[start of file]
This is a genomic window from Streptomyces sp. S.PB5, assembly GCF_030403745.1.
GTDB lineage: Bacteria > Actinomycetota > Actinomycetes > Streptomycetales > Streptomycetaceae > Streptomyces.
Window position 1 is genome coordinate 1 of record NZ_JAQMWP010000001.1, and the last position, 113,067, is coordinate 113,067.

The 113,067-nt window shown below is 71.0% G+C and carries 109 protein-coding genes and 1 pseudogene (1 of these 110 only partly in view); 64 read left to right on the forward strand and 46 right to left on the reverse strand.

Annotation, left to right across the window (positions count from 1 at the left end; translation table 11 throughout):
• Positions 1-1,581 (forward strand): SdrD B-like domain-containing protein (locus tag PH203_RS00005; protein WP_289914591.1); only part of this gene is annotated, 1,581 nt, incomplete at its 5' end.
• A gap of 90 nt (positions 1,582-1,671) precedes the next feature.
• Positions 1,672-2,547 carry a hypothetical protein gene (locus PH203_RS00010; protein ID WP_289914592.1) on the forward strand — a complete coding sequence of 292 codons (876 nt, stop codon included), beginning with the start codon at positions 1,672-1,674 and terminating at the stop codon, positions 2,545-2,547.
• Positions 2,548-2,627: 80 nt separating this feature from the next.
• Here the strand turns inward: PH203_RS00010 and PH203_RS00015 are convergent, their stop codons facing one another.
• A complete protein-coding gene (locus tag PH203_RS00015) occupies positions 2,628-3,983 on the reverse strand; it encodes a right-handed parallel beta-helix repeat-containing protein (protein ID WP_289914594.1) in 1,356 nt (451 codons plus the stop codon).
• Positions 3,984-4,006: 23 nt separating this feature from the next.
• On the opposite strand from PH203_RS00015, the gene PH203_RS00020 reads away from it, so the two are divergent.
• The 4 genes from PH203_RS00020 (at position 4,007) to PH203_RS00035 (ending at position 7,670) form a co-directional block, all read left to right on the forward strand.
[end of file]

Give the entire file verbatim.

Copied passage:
This is a genomic window from Streptomyces sp. S.PB5, assembly GCF_030403745.1.
GTDB lineage: Bacteria > Actinomycetota > Actinomycetes > Streptomycetales > Streptomycetaceae > Streptomyces.
Window position 1 is genome coordinate 1 of record NZ_JAQMWP010000001.1, and the last position, 113,067, is coordinate 113,067.

The 113,067-nt window shown below is 71.0% G+C and carries 109 protein-coding genes and 1 pseudogene (1 of these 110 only partly in view); 64 read left to right on the forward strand and 46 right to left on the reverse strand.

Annotation, left to right across the window (positions count from 1 at the left end; translation table 11 throughout):
• Positions 1-1,581 (forward strand): SdrD B-like domain-containing protein (locus tag PH203_RS00005; protein WP_289914591.1); only part of this gene is annotated, 1,581 nt, incomplete at its 5' end.
• A gap of 90 nt (positions 1,582-1,671) precedes the next feature.
• Positions 1,672-2,547 carry a hypothetical protein gene (locus PH203_RS00010; protein ID WP_289914592.1) on the forward strand — a complete coding sequence of 292 codons (876 nt, stop codon included), beginning with the start codon at positions 1,672-1,674 and terminating at the stop codon, positions 2,545-2,547.
• Positions 2,548-2,627: 80 nt separating this feature from the next.
• Here the strand turns inward: PH203_RS00010 and PH203_RS00015 are convergent, their stop codons facing one another.
• A complete protein-coding gene (locus tag PH203_RS00015) occupies positions 2,628-3,983 on the reverse strand; it encodes a right-handed parallel beta-helix repeat-containing protein (protein ID WP_289914594.1) in 1,356 nt (451 codons plus the stop codon).
• Positions 3,984-4,006: 23 nt separating this feature from the next.
• On the opposite strand from PH203_RS00015, the gene PH203_RS00020 reads away from it, so the two are divergent.
• The 4 genes from PH203_RS00020 (at position 4,007) to PH203_RS00035 (ending at position 7,670) form a co-directional block, all read left to right on the forward strand.